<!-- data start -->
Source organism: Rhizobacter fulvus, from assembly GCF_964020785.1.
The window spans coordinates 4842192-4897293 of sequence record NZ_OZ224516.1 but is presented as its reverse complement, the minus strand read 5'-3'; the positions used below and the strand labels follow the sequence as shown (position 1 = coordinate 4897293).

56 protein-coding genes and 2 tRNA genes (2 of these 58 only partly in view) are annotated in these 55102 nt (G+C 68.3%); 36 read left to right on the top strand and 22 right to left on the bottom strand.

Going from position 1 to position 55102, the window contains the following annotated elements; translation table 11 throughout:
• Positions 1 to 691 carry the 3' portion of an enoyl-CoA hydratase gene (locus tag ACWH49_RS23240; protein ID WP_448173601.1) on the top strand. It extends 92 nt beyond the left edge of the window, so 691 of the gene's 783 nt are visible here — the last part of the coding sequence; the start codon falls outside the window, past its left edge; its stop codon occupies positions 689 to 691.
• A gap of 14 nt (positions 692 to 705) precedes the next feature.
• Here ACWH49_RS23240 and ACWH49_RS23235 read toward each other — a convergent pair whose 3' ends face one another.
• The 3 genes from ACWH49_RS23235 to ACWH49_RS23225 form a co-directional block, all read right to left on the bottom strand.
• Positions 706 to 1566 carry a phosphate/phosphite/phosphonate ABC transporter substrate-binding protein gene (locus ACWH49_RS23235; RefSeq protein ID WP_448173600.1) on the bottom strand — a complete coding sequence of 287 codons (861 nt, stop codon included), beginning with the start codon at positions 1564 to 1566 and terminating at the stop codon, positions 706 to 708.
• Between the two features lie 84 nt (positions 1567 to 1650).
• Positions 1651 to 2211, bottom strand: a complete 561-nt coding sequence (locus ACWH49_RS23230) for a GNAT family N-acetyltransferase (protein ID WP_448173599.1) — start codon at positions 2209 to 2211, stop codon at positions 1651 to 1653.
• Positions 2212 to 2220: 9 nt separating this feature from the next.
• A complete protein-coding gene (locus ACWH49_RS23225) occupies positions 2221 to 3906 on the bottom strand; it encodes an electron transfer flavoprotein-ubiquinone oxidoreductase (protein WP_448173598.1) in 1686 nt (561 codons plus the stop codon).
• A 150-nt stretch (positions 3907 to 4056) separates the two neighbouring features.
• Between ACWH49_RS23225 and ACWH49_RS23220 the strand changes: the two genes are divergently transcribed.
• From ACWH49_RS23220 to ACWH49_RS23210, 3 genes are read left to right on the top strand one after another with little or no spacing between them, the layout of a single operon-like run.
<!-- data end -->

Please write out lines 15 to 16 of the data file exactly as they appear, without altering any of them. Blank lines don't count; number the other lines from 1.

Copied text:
• Between ACWH49_RS23225 and ACWH49_RS23220 the strand changes: the two genes are divergently transcribed.
• From ACWH49_RS23220 to ACWH49_RS23210, 3 genes are read left to right on the top strand one after another with little or no spacing between them, the layout of a single operon-like run.